Growing up in a small village in the south of Germany with both my parents native speakers of German, my overall contact with other languages was limited. The only open restaurant in town was owned by a Turkish family, so I learned the word ‘merhaba’ before even being aware of the existence of ‘hello’. So it wasn’t until primary school that I started learning English formally. At that age – I was seven in first grade – I really had priorities other than acquiring a second language. There were letters to learn, trees to climb and, unfortunately, basic maths to wrestle with.

All of this was about to change, however, at secondary. Having developed a deeply-rooted hatred of mathematics and any sort of natural science, I was already drawn to languages and the humanities, but for the time being, my relationship with English still hadn’t moved past the ‘at-least-I-can-do-this-instead-of-division’ stage. But life was about to hit me, and it was about to hit me hard. And, once again, my priorities shifted. Where before there were friends to meet and fun to be had, there was now fear to be felt and a childhood to be lost.

I won’t go into the details about what happened when I was twelve, as my incredibly dramatic, sad story isn’t the subject of this piece after all. The reason I’m bringing up this stage of the journey at all is its significance for my relationship with English. You see, it was at this moment when change became inevitable and I was forced to suddenly grow up and function. When the outside world became chaotic, I, god-like, chose to create a new world, a world inside my head, a world filled with obsessions and hyper focus, just enough to keep me sane. When I turned down invitations until I was simply not invited any more, when I was alone – that’s when it found me. A language that allowed me to express through writing what I could never say out loud, a language that let me run away with the Doctor, a language that would bring me the songs that, after hours of exhausting translation, would bring me the messages I needed to hear to survive. A language that opened up an online community in which I felt a little less alone, where others felt what I was feeling and where I could once again escape it all, at least for a little while.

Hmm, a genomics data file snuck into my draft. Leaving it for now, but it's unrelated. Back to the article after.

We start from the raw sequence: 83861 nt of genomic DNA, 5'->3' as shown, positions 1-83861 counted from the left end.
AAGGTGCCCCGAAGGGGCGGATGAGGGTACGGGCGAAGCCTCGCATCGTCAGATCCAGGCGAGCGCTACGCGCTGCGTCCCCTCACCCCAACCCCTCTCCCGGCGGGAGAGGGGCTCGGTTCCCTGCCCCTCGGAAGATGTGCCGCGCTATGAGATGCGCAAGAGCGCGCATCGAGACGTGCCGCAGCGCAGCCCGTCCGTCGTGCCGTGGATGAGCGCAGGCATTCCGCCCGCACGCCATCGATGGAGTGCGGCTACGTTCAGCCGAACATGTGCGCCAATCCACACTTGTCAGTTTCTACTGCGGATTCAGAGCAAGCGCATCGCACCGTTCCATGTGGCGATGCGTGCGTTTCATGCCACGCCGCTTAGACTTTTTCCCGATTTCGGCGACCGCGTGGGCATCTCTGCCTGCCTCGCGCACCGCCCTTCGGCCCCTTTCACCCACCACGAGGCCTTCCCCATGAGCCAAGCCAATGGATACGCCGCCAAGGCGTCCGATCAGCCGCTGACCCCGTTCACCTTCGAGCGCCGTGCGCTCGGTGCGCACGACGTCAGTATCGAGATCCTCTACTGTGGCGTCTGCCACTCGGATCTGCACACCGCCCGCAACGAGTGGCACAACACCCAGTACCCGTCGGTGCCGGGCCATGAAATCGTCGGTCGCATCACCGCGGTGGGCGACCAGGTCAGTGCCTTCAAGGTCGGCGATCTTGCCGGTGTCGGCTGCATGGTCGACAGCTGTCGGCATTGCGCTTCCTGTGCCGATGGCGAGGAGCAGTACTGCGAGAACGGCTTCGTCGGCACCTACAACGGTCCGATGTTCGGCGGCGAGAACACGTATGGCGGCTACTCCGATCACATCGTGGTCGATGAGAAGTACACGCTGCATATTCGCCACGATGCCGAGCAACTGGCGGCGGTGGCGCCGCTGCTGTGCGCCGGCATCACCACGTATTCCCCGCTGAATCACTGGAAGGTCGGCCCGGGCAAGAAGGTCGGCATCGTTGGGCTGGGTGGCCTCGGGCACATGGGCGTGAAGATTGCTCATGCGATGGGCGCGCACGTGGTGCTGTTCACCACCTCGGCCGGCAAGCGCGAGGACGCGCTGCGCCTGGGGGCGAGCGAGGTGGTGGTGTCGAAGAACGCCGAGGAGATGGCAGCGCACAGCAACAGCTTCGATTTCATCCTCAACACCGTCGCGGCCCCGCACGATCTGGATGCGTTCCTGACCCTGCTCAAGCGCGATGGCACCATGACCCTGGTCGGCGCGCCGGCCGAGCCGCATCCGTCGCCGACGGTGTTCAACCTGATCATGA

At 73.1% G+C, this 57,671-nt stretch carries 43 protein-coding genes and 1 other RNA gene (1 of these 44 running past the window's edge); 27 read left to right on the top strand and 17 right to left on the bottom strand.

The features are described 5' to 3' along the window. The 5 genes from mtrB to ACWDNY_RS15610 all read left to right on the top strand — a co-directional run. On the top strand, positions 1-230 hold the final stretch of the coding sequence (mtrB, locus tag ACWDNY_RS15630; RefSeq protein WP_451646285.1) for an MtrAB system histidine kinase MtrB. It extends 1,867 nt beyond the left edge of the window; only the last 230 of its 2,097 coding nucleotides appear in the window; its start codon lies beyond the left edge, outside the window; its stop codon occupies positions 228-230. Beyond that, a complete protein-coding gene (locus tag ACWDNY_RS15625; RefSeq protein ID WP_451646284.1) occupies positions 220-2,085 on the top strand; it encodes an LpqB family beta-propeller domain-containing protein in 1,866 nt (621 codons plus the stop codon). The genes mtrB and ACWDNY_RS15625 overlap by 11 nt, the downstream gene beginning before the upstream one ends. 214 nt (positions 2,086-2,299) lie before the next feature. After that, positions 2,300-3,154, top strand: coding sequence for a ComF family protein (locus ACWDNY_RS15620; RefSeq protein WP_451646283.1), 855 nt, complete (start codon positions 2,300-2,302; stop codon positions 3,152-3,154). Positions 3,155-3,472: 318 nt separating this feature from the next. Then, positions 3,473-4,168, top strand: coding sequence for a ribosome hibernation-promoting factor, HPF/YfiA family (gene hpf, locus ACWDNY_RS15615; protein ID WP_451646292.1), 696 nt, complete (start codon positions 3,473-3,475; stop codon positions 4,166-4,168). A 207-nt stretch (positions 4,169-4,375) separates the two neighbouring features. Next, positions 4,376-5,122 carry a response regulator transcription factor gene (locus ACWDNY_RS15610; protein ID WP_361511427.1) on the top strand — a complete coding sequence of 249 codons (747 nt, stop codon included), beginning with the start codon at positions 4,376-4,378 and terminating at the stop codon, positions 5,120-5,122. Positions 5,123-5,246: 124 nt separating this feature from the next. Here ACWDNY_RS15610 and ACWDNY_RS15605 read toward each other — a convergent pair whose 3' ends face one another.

English found me in my darkest place and carried me through it.

Author and picture: Lea Meerkamp